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Midwinter, no matter who celebrated it, shared many traditions for the festival. Greenery and wreaths of certain kinds of plants and trees were brought into the home and used as decoration, a tradition which survives to this day with decorations of holly, ivy and mistletoe: all plants which remain green in December.
Evergreens were representative of everlasting life, and wreaths were made of evergreens to represent the Wheel of Life. They would be hung on doors or placed on a flat surface and decorated with candles.
The druidic peoples worshiped mistletoe in particular and believed it was a plant with healing and protection properties. One rule, it should never touch the earth. Because mistletoe hangs from branches, its magical properties are because the plant and its berries hang in the area between heaven and the earth.
Holly was also a protective evergreen to the druids and was used to celebrate midwinter. Holly has spiky leaves that were believed to ward off negative energies or forces. The fruit of both holly and mistletoe were believed to represent the re-birth and rising of the sun.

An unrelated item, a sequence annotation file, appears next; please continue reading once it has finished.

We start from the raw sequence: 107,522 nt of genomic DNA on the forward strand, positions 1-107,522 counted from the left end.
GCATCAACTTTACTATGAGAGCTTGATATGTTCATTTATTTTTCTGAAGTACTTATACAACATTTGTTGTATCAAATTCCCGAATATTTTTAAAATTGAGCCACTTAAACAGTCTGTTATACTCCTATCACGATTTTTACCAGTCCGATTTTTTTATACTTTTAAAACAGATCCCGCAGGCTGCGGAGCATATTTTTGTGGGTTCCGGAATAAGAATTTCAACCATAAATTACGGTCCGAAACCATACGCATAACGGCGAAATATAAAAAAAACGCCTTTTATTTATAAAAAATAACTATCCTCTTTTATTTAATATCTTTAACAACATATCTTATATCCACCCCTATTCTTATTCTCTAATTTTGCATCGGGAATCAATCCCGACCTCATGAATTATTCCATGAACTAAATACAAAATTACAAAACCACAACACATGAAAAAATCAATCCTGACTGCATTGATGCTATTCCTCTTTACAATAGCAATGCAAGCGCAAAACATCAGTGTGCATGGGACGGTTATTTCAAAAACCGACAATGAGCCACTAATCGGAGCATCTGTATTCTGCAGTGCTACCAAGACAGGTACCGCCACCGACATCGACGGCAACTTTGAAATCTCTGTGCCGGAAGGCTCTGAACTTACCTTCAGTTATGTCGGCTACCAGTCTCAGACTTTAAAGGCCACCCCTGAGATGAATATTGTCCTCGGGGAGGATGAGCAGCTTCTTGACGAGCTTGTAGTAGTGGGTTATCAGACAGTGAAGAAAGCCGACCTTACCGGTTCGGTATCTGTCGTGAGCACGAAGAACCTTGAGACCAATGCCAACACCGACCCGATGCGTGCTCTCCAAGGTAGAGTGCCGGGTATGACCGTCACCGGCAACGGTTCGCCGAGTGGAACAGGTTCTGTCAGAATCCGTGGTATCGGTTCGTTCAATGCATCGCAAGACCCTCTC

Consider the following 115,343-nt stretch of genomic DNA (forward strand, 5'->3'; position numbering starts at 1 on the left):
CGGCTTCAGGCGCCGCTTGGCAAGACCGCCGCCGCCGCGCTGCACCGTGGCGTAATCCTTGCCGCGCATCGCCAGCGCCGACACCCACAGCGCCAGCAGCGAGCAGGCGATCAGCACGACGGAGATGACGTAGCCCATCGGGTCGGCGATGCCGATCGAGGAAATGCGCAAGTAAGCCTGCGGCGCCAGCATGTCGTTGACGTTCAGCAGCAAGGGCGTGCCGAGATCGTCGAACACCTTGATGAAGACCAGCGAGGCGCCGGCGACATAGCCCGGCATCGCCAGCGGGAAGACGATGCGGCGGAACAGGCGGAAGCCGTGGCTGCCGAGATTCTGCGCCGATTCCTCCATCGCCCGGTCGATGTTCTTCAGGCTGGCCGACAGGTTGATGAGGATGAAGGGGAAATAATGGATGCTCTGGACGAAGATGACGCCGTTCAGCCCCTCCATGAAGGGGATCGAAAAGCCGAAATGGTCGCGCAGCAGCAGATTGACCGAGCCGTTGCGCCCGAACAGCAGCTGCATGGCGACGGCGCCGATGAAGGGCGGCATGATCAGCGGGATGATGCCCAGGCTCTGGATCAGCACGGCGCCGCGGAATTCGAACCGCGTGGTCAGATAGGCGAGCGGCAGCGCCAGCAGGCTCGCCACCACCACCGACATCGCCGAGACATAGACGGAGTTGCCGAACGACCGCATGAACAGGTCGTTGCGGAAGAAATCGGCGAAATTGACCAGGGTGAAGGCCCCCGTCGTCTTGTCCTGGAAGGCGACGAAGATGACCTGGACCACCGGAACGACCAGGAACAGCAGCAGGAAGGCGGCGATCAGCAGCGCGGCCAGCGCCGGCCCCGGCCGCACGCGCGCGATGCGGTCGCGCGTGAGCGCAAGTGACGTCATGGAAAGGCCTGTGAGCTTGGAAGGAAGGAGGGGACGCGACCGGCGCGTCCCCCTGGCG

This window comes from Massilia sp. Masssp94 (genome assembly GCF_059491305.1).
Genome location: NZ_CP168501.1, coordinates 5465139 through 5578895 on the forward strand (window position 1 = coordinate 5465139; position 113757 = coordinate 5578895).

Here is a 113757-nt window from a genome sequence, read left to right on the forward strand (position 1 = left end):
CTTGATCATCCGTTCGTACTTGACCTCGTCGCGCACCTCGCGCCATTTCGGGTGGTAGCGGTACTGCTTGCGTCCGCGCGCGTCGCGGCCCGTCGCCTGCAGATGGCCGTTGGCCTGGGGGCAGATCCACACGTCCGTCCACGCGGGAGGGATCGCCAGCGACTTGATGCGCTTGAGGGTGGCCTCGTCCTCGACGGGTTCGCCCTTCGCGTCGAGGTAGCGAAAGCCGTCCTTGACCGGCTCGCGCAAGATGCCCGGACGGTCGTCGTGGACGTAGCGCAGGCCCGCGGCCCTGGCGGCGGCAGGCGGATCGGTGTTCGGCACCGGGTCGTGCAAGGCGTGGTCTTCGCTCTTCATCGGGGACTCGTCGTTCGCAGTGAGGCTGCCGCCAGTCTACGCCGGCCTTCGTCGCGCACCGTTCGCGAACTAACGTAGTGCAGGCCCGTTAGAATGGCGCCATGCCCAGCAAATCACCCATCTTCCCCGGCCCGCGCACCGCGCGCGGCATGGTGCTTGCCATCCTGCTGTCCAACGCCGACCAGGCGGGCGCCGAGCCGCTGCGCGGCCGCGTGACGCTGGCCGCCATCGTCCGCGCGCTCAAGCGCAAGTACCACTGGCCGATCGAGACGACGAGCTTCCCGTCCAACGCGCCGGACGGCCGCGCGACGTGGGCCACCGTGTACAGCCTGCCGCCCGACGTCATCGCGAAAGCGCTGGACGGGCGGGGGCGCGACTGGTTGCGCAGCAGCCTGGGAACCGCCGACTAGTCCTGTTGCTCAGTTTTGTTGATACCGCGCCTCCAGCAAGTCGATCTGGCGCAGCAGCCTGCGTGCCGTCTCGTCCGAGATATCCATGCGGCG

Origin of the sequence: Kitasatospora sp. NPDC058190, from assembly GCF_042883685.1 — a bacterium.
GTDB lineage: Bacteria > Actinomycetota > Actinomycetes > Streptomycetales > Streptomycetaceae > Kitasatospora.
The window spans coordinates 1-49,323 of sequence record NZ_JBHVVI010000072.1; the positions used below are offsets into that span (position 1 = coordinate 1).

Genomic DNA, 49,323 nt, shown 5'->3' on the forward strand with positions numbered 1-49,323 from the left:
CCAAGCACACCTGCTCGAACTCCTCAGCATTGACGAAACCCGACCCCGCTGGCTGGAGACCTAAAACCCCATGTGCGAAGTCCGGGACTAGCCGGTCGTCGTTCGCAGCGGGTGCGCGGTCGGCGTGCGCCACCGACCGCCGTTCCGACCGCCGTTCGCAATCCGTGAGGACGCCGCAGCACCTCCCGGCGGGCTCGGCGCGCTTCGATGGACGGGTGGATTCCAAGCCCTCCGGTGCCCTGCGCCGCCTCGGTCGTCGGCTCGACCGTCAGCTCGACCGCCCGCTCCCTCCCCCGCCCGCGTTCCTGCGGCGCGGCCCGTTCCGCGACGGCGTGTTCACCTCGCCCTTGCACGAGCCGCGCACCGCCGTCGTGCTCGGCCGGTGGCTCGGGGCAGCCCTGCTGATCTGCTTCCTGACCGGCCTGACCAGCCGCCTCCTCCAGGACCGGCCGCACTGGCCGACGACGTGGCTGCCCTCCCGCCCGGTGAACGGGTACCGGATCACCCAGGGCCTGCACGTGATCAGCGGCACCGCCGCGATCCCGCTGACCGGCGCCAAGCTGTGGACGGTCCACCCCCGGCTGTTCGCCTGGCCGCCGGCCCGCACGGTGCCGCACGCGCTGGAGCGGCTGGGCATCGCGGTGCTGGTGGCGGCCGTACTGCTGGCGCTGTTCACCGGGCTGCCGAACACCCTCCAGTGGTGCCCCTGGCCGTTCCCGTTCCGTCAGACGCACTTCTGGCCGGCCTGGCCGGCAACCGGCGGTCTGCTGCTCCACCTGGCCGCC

Vikings would decorate a tree with ruins or carved symbols on the wood, and the tree was brought into the home and burnt for 12 days. Gift-giving is a part of midwinter traditions, along with spending time with others and feasting.
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Midwinter is the celebration in expectation of the coming spring, and it comes with certain colors that symbolize spring. Red represents the heat and warmth of the sun. Green is for the crops and their growth once winter ends, while gold represents the sun.
Midwinter has had a profound impact on the Christian holiday of Christmas. Throughout Europe’s Christianization, paganism and other polytheistic religions were deemed wrong and ungodly. It is believed that the Roman emperor Constantine chose December 25th for the Christian feast and the birth of Jesus as a political move.
Constantine’s goal was to weaken pagan celebrations and direct (forcibly push) the heathens toward the light of Christianity and convert. The Bible does not mention the day, month, or season Jesus was born.
Theologians and religious scholars however believe Jesus was not born on the 25th of December but in the spring. Why? The reference to sheep and shepherds being present in the nativity story.